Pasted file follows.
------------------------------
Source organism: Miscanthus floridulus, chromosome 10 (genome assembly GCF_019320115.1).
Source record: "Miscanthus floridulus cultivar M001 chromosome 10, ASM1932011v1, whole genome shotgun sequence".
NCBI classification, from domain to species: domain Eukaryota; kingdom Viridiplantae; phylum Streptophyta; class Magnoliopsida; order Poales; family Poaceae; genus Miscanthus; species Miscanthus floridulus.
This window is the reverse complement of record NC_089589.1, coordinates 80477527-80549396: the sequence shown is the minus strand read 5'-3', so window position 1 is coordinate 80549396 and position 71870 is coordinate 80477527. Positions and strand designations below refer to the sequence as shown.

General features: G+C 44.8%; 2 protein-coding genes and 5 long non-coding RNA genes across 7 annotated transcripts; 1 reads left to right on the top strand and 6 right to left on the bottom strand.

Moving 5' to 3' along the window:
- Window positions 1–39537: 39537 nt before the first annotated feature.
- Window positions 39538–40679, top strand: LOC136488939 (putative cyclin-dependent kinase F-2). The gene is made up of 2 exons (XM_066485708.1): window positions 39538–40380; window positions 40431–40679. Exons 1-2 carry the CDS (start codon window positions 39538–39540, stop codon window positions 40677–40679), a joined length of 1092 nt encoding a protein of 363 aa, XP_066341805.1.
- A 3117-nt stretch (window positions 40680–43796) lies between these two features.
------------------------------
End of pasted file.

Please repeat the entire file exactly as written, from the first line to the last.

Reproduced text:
Source organism: Miscanthus floridulus, chromosome 10 (genome assembly GCF_019320115.1).
Source record: "Miscanthus floridulus cultivar M001 chromosome 10, ASM1932011v1, whole genome shotgun sequence".
NCBI classification, from domain to species: domain Eukaryota; kingdom Viridiplantae; phylum Streptophyta; class Magnoliopsida; order Poales; family Poaceae; genus Miscanthus; species Miscanthus floridulus.
This window is the reverse complement of record NC_089589.1, coordinates 80477527-80549396: the sequence shown is the minus strand read 5'-3', so window position 1 is coordinate 80549396 and position 71870 is coordinate 80477527. Positions and strand designations below refer to the sequence as shown.

General features: G+C 44.8%; 2 protein-coding genes and 5 long non-coding RNA genes across 7 annotated transcripts; 1 reads left to right on the top strand and 6 right to left on the bottom strand.

Moving 5' to 3' along the window:
- Window positions 1–39537: 39537 nt before the first annotated feature.
- Window positions 39538–40679, top strand: LOC136488939 (putative cyclin-dependent kinase F-2). The gene is made up of 2 exons (XM_066485708.1): window positions 39538–40380; window positions 40431–40679. Exons 1-2 carry the CDS (start codon window positions 39538–39540, stop codon window positions 40677–40679), a joined length of 1092 nt encoding a protein of 363 aa, XP_066341805.1.
- A 3117-nt stretch (window positions 40680–43796) lies between these two features.